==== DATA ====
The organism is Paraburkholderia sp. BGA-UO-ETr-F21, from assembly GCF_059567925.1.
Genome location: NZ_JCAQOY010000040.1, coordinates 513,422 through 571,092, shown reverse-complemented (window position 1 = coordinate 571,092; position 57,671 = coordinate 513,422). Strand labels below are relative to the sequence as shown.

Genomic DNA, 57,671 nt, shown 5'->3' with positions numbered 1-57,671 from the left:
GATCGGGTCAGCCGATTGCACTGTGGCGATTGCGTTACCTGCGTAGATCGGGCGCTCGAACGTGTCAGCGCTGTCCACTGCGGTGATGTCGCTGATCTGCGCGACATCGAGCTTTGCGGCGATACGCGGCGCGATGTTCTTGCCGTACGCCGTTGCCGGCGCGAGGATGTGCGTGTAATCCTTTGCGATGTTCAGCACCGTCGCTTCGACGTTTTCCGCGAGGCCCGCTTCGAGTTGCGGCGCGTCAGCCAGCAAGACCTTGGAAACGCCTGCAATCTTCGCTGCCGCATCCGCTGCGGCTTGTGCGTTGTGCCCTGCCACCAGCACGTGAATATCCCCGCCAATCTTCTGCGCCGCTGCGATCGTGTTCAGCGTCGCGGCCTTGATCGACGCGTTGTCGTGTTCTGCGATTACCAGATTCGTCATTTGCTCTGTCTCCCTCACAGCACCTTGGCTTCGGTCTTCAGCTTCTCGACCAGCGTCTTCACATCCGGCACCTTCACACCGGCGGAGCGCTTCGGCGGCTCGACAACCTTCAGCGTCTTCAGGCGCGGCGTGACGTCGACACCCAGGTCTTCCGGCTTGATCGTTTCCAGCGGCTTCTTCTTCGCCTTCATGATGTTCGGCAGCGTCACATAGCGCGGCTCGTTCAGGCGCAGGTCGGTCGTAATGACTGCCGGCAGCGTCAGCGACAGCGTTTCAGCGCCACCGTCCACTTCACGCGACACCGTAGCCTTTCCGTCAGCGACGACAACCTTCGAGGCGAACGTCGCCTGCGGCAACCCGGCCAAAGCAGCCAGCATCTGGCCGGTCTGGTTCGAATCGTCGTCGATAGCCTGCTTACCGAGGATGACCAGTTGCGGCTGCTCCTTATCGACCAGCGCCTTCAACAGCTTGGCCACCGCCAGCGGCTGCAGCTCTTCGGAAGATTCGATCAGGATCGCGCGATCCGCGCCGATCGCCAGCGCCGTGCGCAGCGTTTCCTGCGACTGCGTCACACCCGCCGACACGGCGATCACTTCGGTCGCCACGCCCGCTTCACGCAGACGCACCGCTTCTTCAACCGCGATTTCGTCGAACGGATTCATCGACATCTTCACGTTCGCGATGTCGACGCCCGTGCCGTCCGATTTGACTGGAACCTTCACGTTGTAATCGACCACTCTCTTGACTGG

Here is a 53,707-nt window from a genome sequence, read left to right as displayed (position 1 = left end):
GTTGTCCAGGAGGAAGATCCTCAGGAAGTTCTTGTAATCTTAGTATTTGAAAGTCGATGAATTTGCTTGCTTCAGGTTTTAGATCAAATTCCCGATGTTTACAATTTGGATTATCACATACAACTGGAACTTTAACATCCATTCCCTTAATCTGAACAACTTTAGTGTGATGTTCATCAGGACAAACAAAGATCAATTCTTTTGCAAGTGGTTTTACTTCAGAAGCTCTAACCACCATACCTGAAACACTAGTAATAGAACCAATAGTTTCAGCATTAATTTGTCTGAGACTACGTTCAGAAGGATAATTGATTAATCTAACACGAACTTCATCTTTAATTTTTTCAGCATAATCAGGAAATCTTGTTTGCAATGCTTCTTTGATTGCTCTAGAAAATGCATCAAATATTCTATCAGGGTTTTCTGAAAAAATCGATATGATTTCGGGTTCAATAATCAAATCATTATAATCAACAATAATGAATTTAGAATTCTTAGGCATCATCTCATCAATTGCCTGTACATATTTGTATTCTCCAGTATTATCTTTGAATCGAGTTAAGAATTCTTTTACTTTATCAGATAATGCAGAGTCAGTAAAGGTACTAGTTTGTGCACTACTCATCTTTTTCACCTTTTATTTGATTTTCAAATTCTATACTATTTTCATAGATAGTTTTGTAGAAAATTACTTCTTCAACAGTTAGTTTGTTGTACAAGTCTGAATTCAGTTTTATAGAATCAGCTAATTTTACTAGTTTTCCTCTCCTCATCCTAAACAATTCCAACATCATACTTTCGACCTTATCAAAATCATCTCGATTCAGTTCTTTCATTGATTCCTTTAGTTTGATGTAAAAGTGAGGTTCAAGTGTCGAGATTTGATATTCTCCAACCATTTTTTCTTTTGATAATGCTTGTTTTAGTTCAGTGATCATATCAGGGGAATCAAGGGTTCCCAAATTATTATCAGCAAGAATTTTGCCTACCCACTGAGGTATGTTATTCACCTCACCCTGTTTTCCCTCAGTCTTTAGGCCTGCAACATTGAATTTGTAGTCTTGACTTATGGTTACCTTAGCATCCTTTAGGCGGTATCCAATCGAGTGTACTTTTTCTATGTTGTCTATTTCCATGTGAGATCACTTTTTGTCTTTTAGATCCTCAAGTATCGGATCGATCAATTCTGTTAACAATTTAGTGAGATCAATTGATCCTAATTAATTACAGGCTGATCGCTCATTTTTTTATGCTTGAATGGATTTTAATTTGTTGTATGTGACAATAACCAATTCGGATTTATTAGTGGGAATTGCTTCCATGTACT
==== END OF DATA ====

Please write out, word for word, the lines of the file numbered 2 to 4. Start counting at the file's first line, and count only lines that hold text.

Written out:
Genome location: NZ_JCAQOY010000040.1, coordinates 513,422 through 571,092, shown reverse-complemented (window position 1 = coordinate 571,092; position 57,671 = coordinate 513,422). Strand labels below are relative to the sequence as shown.

Genomic DNA, 57,671 nt, shown 5'->3' with positions numbered 1-57,671 from the left:
GATCGGGTCAGCCGATTGCACTGTGGCGATTGCGTTACCTGCGTAGATCGGGCGCTCGAACGTGTCAGCGCTGTCCACTGCGGTGATGTCGCTGATCTGCGCGACATCGAGCTTTGCGGCGATACGCGGCGCGATGTTCTTGCCGTACGCCGTTGCCGGCGCGAGGATGTGCGTGTAATCCTTTGCGATGTTCAGCACCGTCGCTTCGACGTTTTCCGCGAGGCCCGCTTCGAGTTGCGGCGCGTCAGCCAGCAAGACCTTGGAAACGCCTGCAATCTTCGCTGCCGCATCCGCTGCGGCTTGTGCGTTGTGCCCTGCCACCAGCACGTGAATATCCCCGCCAATCTTCTGCGCCGCTGCGATCGTGTTCAGCGTCGCGGCCTTGATCGACGCGTTGTCGTGTTCTGCGATTACCAGATTCGTCATTTGCTCTGTCTCCCTCACAGCACCTTGGCTTCGGTCTTCAGCTTCTCGACCAGCGTCTTCACATCCGGCACCTTCACACCGGCGGAGCGCTTCGGCGGCTCGACAACCTTCAGCGTCTTCAGGCGCGGCGTGACGTCGACACCCAGGTCTTCCGGCTTGATCGTTTCCAGCGGCTTCTTCTTCGCCTTCATGATGTTCGGCAGCGTCACATAGCGCGGCTCGTTCAGGCGCAGGTCGGTCGTAATGACTGCCGGCAGCGTCAGCGACAGCGTTTCAGCGCCACCGTCCACTTCACGCGACACCGTAGCCTTTCCGTCAGCGACGACAACCTTCGAGGCGAACGTCGCCTGCGGCAACCCGGCCAAAGCAGCCAGCATCTGGCCGGTCTGGTTCGAATCGTCGTCGATAGCCTGCTTACCGAGGATGACCAGTTGCGGCTGCTCCTTATCGACCAGCGCCTTCAACAGCTTGGCCACCGCCAGCGGCTGCAGCTCTTCGGAAGATTCGATCAGGATCGCGCGATCCGCGCCGATCGCCAGCGCCGTGCGCAGCGTTTCCTGCGACTGCGTCACACCCGCCGACACGGCGATCACTTCGGTCGCCACGCCCGCTTCACGCAGACGCACCGCTTCTTCAACCGCGATTTCGTCGAACGGATTCATCGACATCTTCACGTTCGCGATGTCGACGCCCGTGCCGTCCGATTTGACTGGAACCTTCACGTTGTAATCGACCACTCTCTTGACTGG